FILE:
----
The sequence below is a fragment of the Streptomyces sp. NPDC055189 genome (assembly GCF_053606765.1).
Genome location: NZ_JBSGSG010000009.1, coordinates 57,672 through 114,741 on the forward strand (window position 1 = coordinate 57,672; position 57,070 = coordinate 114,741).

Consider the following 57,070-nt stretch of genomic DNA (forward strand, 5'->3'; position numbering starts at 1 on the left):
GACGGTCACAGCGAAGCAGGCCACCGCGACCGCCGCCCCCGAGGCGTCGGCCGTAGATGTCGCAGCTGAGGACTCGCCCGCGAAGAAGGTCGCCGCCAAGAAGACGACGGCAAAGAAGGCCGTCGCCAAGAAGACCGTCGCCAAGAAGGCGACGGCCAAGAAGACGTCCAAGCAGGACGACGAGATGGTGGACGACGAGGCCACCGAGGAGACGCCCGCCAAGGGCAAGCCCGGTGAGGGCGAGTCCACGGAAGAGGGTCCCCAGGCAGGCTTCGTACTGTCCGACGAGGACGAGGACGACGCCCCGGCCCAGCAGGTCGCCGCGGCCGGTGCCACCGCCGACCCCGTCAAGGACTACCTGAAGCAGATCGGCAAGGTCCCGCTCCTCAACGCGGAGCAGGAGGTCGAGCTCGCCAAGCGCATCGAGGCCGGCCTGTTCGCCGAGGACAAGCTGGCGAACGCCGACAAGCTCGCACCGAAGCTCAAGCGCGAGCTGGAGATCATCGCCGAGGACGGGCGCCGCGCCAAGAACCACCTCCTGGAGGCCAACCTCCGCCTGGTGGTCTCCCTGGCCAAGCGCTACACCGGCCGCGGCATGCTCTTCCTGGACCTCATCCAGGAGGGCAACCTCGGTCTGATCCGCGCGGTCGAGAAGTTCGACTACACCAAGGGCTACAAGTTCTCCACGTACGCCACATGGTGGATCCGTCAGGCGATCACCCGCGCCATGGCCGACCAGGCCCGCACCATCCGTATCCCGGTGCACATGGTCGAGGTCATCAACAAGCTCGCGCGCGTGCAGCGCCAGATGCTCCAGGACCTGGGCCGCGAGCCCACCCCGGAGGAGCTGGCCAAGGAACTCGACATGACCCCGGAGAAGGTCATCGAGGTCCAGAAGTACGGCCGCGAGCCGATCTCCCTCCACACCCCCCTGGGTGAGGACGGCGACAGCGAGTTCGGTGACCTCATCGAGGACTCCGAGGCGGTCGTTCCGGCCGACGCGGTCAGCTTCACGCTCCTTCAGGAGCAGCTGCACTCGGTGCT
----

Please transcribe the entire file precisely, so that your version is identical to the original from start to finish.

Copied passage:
The sequence below is a fragment of the Streptomyces sp. NPDC055189 genome (assembly GCF_053606765.1).
Genome location: NZ_JBSGSG010000009.1, coordinates 57,672 through 114,741 on the forward strand (window position 1 = coordinate 57,672; position 57,070 = coordinate 114,741).

Consider the following 57,070-nt stretch of genomic DNA (forward strand, 5'->3'; position numbering starts at 1 on the left):
GACGGTCACAGCGAAGCAGGCCACCGCGACCGCCGCCCCCGAGGCGTCGGCCGTAGATGTCGCAGCTGAGGACTCGCCCGCGAAGAAGGTCGCCGCCAAGAAGACGACGGCAAAGAAGGCCGTCGCCAAGAAGACCGTCGCCAAGAAGGCGACGGCCAAGAAGACGTCCAAGCAGGACGACGAGATGGTGGACGACGAGGCCACCGAGGAGACGCCCGCCAAGGGCAAGCCCGGTGAGGGCGAGTCCACGGAAGAGGGTCCCCAGGCAGGCTTCGTACTGTCCGACGAGGACGAGGACGACGCCCCGGCCCAGCAGGTCGCCGCGGCCGGTGCCACCGCCGACCCCGTCAAGGACTACCTGAAGCAGATCGGCAAGGTCCCGCTCCTCAACGCGGAGCAGGAGGTCGAGCTCGCCAAGCGCATCGAGGCCGGCCTGTTCGCCGAGGACAAGCTGGCGAACGCCGACAAGCTCGCACCGAAGCTCAAGCGCGAGCTGGAGATCATCGCCGAGGACGGGCGCCGCGCCAAGAACCACCTCCTGGAGGCCAACCTCCGCCTGGTGGTCTCCCTGGCCAAGCGCTACACCGGCCGCGGCATGCTCTTCCTGGACCTCATCCAGGAGGGCAACCTCGGTCTGATCCGCGCGGTCGAGAAGTTCGACTACACCAAGGGCTACAAGTTCTCCACGTACGCCACATGGTGGATCCGTCAGGCGATCACCCGCGCCATGGCCGACCAGGCCCGCACCATCCGTATCCCGGTGCACATGGTCGAGGTCATCAACAAGCTCGCGCGCGTGCAGCGCCAGATGCTCCAGGACCTGGGCCGCGAGCCCACCCCGGAGGAGCTGGCCAAGGAACTCGACATGACCCCGGAGAAGGTCATCGAGGTCCAGAAGTACGGCCGCGAGCCGATCTCCCTCCACACCCCCCTGGGTGAGGACGGCGACAGCGAGTTCGGTGACCTCATCGAGGACTCCGAGGCGGTCGTTCCGGCCGACGCGGTCAGCTTCACGCTCCTTCAGGAGCAGCTGCACTCGGTGCT